B.Sc. (Saskatchewan), M.Sc., PhD (Calgary), P.Eng.
Waste Biomass processing
Carbon capture and utlization
Green Processing of biomass residues produced in natural resources, Biofuels, Natural Gas Processing
I am a Chemical Engineer with a particular interest in the sustainable processing and extraction of natural resources, from marine and forestry residues to offshore oil and gas, particularly as it applies to engaging remote and rural regions in the circular economy.
2023 Canadian Academy of Engineering (CAE) Inductee
2022 University Research Professor
2013 Engineering Excellence in Graduate Supervision Award
Bantrel Award in Design and Industrial Practice Canadian Chemical Engineering Society
My major research area is the green processing of natural resources, specific areas of research are outlined below:
We focus on valorization of forestry and fishery residues where remoteness presents operational and sustainability challenges. We study the research gap in this area – development of processes and products that are appropriate to the region and the feedstock. My lab has been studying the pyrolysis of forestry and fishery residue to biochars and bio-oils and application of these products in; carbon capture and sequestration, soil amendment, metals adsorption, and resins. We are also investigating co-pyrolysis of fishery and forestry to capitalize on their proximity and the quality enhancement of products through synergistic effects. We have provided guidance to forestry policy for government with our work and positioned MUN as a hub for Atlantic Canada in valorizing forestry and fishery processing residues. My lab is developing green processes to extract value added chemicals from fishery. We work in collaboration with biochemistry, functional food, soil and ocean scientists, and chemistry to ensure any products developed meet quality requirements for aquaculture, nutritional, or medical applications.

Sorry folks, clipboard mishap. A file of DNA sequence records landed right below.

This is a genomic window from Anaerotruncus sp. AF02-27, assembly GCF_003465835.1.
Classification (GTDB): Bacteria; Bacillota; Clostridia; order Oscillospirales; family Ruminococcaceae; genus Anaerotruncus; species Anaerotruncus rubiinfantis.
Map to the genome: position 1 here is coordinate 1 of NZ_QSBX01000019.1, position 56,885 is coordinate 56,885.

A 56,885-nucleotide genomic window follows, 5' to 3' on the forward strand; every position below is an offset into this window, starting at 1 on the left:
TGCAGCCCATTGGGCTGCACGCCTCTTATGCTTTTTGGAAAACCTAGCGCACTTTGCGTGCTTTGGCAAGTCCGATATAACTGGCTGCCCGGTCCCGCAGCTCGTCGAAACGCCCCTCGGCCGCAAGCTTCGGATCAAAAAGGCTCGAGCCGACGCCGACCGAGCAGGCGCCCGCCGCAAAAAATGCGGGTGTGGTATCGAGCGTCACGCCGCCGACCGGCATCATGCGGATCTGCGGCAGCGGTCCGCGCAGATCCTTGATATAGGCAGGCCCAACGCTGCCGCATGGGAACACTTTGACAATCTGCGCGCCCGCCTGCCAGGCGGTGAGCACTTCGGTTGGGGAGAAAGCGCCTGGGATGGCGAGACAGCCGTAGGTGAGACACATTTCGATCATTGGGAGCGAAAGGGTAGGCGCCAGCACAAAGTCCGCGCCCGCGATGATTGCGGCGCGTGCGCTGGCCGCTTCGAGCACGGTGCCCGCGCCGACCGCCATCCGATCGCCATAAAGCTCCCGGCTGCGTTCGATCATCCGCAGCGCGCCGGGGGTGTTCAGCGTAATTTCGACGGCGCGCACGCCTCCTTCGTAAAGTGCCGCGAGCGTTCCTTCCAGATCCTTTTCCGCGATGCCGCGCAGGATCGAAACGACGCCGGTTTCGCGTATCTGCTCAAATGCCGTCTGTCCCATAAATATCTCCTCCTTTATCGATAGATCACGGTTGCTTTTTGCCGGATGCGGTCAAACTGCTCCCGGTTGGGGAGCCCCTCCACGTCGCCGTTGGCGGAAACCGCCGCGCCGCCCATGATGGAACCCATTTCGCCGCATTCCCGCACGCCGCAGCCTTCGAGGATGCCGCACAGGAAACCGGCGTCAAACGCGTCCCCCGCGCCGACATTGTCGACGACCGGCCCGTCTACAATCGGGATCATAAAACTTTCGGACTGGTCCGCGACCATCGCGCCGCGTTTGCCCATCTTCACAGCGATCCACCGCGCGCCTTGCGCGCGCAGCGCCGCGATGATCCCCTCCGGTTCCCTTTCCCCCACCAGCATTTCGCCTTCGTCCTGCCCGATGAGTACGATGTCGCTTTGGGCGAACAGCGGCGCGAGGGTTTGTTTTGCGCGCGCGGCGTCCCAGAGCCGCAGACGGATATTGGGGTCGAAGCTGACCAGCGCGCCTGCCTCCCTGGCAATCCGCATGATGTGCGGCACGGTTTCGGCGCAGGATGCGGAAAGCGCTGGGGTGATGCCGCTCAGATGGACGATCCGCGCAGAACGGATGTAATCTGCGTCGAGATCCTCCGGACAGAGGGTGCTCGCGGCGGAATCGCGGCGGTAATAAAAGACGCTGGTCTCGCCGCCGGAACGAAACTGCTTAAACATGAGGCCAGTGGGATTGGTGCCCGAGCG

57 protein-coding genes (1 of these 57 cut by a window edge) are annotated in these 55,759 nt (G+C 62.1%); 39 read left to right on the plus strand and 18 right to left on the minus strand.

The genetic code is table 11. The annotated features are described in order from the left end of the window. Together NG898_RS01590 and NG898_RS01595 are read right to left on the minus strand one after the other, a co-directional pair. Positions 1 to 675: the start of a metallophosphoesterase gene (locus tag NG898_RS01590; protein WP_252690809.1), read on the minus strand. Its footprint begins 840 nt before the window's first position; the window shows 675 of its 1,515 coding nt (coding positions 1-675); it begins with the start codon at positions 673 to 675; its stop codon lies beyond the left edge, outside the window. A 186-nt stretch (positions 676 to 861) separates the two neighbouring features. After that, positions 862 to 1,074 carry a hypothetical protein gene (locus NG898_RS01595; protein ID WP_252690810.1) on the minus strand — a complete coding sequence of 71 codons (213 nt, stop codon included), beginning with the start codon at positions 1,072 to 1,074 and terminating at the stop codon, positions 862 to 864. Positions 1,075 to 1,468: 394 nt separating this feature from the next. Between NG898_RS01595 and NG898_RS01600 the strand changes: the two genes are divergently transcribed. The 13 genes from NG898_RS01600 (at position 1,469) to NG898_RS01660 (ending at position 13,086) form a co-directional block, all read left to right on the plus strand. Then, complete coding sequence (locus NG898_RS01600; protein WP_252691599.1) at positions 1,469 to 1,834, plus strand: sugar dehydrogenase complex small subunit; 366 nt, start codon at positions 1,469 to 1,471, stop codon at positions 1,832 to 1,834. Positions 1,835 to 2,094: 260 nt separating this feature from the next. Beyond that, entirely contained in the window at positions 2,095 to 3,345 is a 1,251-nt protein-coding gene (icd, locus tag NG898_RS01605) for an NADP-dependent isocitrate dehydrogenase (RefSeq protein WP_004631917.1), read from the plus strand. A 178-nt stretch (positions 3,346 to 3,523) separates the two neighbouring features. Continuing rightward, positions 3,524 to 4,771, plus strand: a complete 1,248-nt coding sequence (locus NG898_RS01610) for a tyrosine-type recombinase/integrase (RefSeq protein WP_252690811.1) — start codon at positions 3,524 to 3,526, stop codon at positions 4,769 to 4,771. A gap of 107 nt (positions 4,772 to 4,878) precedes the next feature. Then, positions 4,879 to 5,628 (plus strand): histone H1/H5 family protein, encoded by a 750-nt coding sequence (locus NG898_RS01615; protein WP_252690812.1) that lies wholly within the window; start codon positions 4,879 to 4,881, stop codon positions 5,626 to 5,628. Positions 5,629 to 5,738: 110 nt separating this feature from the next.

Sulfur compound management in mining/oil and gas operations
Sulfur can speciate between sulfides, oxyanions, and elemental sulfur depending on the environmental conditions, making it difficult to manage. Our work is informing sulfur management methods at mining and oil and gas facilities.
Stranded natural gas
In remote locations, natural gas generated can be limited in application due to inability to treat the gas as processing equipment is limited by space, infrastructure, and costs. We are developing “green” processes to remove key contaminants in the gas (e.g. H2S) and/or p[roduce H2 from metahne. We have shown promising results using biochar from (1) for bulk produced gas treatment. Biochar is a by-product of fast pyrolysis; this represents a sustainable solution to waste management – waste treating waste.